However, fast experimentation comes at a cost—you have to admin a new environment for each new machine and parallel experiment. Luckily, you can abstract your experimentation environment for deep learning and optimize the administration efforts with Docker*, a container technology, by packaging all the dependencies in a layered portable executable file. We recommend you always work using Docker since you can easily switch to a new compute infrastructure or share your work with others.
If you plan to deploy your model and expose it as an API, you might prefer to use a cloud and some cloud providers in particular. For example, Google announced TPUs optimized for TensorFlow and native support of deep learning models trained with TensorFlow (TPUs aren’t available yet in Google Cloud). Microsoft supports fast deployment of models trained with the Microsoft Cognitive Toolkit*. Cloud deployments are especially appropriate for teams without data engineers or DevOps since data scientists can execute the project from start to finish on their own. For middle-size or large-size deployments, standard cloud options might not be a suitable solution. You would need DevOps engineers to build distributed high-load system optimized for access by many users.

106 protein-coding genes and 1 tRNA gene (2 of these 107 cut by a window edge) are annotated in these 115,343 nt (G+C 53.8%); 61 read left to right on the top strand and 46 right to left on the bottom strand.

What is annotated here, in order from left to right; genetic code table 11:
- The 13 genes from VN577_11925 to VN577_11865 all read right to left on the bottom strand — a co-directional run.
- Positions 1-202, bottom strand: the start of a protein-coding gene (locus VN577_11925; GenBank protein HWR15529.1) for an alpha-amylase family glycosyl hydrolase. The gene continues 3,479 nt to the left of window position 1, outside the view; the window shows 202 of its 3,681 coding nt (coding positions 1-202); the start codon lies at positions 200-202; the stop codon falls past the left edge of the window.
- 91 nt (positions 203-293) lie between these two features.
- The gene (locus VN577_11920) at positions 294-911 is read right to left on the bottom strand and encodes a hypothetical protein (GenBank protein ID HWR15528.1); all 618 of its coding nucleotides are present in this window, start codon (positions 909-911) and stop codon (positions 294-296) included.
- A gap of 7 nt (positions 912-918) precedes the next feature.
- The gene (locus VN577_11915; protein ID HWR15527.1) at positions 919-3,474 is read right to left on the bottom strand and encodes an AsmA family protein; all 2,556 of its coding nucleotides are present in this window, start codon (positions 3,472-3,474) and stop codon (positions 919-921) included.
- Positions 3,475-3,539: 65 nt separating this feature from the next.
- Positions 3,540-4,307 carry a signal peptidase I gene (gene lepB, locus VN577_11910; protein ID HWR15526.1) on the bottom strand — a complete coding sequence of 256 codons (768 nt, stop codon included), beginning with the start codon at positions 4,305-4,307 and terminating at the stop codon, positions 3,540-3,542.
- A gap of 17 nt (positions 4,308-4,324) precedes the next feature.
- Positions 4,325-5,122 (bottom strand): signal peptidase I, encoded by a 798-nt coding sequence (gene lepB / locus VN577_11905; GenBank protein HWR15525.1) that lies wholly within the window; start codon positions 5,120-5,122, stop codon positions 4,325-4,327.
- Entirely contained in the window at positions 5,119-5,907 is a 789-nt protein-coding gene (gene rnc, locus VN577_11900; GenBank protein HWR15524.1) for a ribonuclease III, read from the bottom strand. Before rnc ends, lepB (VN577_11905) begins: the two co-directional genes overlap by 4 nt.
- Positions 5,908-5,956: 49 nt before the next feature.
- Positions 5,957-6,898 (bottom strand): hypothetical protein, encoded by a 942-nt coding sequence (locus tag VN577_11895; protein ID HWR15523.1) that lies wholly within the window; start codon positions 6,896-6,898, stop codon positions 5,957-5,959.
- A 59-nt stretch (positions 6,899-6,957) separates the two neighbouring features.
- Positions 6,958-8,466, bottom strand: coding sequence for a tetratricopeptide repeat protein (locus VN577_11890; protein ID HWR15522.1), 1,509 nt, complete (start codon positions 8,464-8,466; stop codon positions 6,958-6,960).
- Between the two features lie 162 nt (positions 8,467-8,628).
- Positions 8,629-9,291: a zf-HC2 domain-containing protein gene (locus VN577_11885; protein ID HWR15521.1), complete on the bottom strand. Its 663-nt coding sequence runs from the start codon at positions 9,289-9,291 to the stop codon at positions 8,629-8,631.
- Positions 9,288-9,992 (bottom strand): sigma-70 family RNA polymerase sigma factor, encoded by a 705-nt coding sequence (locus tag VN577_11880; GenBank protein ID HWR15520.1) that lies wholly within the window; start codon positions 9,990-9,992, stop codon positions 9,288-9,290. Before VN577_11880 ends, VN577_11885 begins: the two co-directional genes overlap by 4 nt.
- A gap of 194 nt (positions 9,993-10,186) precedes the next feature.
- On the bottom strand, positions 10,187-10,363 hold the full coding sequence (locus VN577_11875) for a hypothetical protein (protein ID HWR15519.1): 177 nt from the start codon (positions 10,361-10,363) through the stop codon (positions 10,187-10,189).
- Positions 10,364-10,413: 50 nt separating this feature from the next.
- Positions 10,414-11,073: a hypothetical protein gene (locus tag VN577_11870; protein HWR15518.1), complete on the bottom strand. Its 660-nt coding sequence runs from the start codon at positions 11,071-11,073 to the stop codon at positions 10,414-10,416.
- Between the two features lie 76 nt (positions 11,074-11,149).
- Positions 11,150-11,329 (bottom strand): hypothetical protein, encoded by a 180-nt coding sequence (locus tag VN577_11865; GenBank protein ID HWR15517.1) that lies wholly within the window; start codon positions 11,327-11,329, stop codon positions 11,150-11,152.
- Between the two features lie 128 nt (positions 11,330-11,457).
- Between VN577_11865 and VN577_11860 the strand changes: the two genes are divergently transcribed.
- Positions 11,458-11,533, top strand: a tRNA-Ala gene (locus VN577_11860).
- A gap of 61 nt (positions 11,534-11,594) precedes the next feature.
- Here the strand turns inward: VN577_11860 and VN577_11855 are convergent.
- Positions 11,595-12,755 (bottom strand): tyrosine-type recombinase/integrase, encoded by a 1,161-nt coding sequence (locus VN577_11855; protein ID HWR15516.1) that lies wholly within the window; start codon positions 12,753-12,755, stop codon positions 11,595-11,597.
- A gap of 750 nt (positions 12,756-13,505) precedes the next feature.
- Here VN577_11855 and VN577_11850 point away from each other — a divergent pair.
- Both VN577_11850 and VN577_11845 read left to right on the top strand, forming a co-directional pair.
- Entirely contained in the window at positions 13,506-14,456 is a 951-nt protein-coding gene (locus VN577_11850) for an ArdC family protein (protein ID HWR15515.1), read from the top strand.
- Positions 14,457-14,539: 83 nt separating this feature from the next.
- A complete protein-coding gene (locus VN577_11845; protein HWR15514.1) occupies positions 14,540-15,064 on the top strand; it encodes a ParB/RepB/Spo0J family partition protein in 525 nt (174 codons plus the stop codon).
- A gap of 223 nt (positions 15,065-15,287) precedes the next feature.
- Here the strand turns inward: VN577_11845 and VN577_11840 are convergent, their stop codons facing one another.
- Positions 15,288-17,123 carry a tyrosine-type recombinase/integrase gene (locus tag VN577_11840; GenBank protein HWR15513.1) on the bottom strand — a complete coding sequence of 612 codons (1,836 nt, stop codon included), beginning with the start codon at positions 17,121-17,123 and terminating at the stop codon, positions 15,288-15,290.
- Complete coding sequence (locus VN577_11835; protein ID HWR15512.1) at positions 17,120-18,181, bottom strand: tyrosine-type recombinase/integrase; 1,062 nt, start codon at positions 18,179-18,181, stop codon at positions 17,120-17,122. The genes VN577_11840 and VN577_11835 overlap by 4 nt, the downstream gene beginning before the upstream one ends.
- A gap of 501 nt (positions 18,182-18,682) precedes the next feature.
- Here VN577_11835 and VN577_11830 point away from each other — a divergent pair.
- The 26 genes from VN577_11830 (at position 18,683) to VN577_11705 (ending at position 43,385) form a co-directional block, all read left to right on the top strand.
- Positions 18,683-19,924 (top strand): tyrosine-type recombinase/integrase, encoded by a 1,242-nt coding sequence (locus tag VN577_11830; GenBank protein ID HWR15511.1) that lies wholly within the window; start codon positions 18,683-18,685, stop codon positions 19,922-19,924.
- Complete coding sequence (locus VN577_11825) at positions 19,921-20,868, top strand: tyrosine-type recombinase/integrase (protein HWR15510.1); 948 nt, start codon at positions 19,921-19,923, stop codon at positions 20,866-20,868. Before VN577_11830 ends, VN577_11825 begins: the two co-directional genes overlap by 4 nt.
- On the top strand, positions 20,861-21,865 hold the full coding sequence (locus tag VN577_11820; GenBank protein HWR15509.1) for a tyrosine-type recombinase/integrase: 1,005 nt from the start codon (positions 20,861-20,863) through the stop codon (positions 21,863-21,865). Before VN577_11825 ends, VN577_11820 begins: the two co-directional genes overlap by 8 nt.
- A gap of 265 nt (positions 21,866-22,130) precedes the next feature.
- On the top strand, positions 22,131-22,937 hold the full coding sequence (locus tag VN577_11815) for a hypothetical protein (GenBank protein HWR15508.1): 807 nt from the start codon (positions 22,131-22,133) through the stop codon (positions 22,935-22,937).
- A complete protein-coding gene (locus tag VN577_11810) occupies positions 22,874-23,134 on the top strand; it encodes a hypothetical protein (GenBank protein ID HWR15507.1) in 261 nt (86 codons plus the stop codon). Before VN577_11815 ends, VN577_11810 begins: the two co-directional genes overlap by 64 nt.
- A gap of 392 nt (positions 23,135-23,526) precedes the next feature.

To decide what to use for our sample project, we focused on the following elements:
Based on these requirements and the evaluation described above, cloud is the right choice for us. We need to compare prices to select the best cloud provider (which we didn’t do in this project out of necessity.) Because our timeline is not tight—we can work on a single machine, run experiments sequentially, and wait while a model is training—we requested a single powerful workstation with the Intel® Xeon Phi™ processor. For deployment, we plan to use TensorFlow Serving5 in Google Cloud as it provides a fully managed service.
When selecting the right computing infrastructure, first decide whether you want to work in a cloud or use your own hardware. In most cases, cloud is a better option. Among all existing clouds, we think that Google Cloud is the best one if you are working with TensorFlow. It makes sense to invest in your own computing infrastructure if you plan to work on deep learning projects for more than six months and can accurately plan the required computational needs.
|Prev: Select a Deep Learning Framework||Next: Augment AI with Human Intelligence Using Amazon Mechanical Turk*|